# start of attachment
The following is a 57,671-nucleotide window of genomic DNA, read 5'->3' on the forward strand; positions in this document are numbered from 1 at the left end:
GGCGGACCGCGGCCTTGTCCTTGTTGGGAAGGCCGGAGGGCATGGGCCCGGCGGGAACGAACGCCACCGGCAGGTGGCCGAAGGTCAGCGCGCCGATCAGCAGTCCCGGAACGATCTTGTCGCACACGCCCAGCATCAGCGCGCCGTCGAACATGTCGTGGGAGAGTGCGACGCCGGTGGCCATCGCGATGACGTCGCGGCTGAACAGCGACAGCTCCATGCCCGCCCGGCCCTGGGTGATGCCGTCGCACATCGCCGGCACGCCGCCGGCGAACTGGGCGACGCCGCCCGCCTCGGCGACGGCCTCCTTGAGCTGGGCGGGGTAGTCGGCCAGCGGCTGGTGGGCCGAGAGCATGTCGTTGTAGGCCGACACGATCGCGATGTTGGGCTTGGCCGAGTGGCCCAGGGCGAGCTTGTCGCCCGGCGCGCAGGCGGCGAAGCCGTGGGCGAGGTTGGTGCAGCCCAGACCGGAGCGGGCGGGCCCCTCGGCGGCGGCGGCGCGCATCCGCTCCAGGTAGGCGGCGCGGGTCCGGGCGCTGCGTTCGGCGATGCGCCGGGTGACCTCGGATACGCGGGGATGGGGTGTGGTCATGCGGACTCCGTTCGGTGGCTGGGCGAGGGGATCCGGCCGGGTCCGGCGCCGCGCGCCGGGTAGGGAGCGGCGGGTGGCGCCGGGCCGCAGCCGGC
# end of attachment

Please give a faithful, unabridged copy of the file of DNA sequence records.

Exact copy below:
The following is a 57,671-nucleotide window of genomic DNA, read 5'->3' on the forward strand; positions in this document are numbered from 1 at the left end:
GGCGGACCGCGGCCTTGTCCTTGTTGGGAAGGCCGGAGGGCATGGGCCCGGCGGGAACGAACGCCACCGGCAGGTGGCCGAAGGTCAGCGCGCCGATCAGCAGTCCCGGAACGATCTTGTCGCACACGCCCAGCATCAGCGCGCCGTCGAACATGTCGTGGGAGAGTGCGACGCCGGTGGCCATCGCGATGACGTCGCGGCTGAACAGCGACAGCTCCATGCCCGCCCGGCCCTGGGTGATGCCGTCGCACATCGCCGGCACGCCGCCGGCGAACTGGGCGACGCCGCCCGCCTCGGCGACGGCCTCCTTGAGCTGGGCGGGGTAGTCGGCCAGCGGCTGGTGGGCCGAGAGCATGTCGTTGTAGGCCGACACGATCGCGATGTTGGGCTTGGCCGAGTGGCCCAGGGCGAGCTTGTCGCCCGGCGCGCAGGCGGCGAAGCCGTGGGCGAGGTTGGTGCAGCCCAGACCGGAGCGGGCGGGCCCCTCGGCGGCGGCGGCGCGCATCCGCTCCAGGTAGGCGGCGCGGGTCCGGGCGCTGCGTTCGGCGATGCGCCGGGTGACCTCGGATACGCGGGGATGGGGTGTGGTCATGCGGACTCCGTTCGGTGGCTGGGCGAGGGGATCCGGCCGGGTCCGGCGCCGCGCGCCGGGTAGGGAGCGGCGGGTGGCGCCGGGCCGCAGCCGGC